Lesley Leong next to the tail end (no pun intended) of 'Ascuvus'. (Gabriela Panza-Beltrandi/Moose FM.)
It’s not uncommon for kids to tell stories about Ol’ Slavey, the sometimes terrifying creature of Yellowknife Bay. Now, a Yukon artist has taken those stories and is turning them into a work of art.
The Yellowknife Artist Run Community Centre (YK ARCC) is helping support a residency for artist Leslie Leong and her art project that takes tales written by local students to create a three-part wood sculpture.
“I thought, ‘I don’t want to drop into town with my preconceived ideas, I want to see what the kids here have for ideas of what a Yellowknife Bay creature might look like’,” explained Leong.
Leong is a former NWT resident, having lived in Fort Smith for 15 years. She said she wanted the project to be linked to the capital city.
“I really wanted to have it linked to here – I mean it should be, it’s a Yellowknife Bay creature,” she said.
Leong enlisted the help of fourth graders from Range Lake North School and the K’àlemì Dene School’s art class for the project.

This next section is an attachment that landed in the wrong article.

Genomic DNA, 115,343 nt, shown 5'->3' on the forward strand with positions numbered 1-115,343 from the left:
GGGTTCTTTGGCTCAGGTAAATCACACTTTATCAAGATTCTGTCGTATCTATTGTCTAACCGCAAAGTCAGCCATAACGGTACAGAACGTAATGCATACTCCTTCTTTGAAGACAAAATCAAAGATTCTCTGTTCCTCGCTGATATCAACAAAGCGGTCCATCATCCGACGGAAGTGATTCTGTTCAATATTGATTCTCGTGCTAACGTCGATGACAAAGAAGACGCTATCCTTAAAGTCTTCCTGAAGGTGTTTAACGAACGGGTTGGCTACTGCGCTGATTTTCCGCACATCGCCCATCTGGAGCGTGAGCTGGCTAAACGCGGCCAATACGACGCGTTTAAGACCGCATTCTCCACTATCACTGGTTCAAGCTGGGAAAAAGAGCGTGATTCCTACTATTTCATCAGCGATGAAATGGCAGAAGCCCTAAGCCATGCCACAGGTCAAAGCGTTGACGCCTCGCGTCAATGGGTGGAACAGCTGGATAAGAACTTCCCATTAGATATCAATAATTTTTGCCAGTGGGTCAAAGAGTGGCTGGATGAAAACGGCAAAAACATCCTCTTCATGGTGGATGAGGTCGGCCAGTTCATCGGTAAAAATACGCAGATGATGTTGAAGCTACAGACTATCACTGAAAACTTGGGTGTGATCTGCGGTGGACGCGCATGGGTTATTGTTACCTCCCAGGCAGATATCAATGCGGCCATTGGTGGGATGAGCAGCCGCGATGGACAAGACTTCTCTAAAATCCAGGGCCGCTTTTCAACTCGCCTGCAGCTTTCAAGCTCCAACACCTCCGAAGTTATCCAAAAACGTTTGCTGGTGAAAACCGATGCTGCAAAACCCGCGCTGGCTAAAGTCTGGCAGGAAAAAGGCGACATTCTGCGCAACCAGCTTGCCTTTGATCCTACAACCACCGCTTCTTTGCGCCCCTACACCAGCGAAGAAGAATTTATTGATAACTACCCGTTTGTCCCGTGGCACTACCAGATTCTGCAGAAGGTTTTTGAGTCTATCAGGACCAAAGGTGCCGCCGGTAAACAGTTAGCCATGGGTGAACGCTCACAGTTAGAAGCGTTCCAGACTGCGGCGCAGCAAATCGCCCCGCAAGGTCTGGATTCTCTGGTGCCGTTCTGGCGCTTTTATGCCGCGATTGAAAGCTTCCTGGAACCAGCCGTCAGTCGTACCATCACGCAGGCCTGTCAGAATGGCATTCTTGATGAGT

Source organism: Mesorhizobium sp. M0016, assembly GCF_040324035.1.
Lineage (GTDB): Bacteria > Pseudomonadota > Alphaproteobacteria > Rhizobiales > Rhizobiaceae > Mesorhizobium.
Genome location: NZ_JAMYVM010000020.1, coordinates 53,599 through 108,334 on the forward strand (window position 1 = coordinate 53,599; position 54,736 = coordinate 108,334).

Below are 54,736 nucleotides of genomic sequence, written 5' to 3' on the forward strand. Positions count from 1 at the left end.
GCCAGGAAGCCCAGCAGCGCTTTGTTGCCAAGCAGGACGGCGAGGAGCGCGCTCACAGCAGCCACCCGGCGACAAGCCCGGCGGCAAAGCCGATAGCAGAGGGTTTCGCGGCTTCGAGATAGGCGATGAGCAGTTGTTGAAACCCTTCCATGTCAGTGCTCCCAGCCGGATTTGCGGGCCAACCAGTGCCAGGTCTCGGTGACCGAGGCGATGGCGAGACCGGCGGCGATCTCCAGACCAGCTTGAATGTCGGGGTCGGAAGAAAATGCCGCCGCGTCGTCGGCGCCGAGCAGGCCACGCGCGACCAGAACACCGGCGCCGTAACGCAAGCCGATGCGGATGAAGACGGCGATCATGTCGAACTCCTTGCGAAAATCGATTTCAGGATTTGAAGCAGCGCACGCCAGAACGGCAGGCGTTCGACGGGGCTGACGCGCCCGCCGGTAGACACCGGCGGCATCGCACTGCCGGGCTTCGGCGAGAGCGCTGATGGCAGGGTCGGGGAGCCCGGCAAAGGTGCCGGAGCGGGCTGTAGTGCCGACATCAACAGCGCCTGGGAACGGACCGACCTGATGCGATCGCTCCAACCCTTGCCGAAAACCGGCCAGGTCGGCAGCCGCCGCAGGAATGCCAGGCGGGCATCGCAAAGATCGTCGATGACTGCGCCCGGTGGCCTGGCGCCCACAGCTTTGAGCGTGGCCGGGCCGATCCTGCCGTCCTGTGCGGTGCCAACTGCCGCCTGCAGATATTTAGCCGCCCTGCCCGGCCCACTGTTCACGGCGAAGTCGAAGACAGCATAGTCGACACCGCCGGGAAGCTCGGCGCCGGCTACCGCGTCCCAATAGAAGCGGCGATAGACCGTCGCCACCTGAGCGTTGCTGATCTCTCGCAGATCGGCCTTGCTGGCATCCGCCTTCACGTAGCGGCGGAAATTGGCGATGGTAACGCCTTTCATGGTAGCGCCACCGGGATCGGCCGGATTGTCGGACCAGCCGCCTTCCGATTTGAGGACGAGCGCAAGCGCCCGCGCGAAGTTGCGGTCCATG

Students wrote her short stories about the creature, describing its appearance and how it got there.
Some suggestions from students on what Ol’ Slavey looks like?
While some said it can turn itself invisible, others described it as being 17ft tall with big red eyes and not one but two shark fins.
Its diet could consist of anything from pike to diamonds and other treasures.
“I noticed that they all think that it eats people, except for one,” Leong joked. “One said that it was friendly and that it laid its head on the lap of a woman. It was very cute.”
The sculpture, named ‘Ascuvus’ by one Range Lake student, is currently being built outside the Down to Earth Gallery. It’s made out of off-cuts of wood from construction sites being stacked together.
Once finished, it’ll appear at the SubARCCtic exhibit at the Snowking’s Winter Festival next week. The tail-end can currently be seen outside the NWT Brewing Company.